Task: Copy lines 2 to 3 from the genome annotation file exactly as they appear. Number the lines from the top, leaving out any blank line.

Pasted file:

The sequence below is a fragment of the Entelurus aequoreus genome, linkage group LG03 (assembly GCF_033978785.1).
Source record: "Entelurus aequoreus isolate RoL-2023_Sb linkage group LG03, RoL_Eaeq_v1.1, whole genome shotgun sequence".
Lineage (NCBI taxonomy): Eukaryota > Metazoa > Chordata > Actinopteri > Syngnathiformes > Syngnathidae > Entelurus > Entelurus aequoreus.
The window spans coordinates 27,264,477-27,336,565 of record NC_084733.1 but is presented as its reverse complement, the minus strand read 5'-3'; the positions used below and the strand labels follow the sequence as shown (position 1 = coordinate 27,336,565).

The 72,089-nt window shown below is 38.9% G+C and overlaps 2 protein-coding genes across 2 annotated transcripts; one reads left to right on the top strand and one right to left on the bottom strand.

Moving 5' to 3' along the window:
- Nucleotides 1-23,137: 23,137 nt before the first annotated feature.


Source record: "Entelurus aequoreus isolate RoL-2023_Sb linkage group LG03, RoL_Eaeq_v1.1, whole genome shotgun sequence".
Lineage (NCBI taxonomy): Eukaryota > Metazoa > Chordata > Actinopteri > Syngnathiformes > Syngnathidae > Entelurus > Entelurus aequoreus.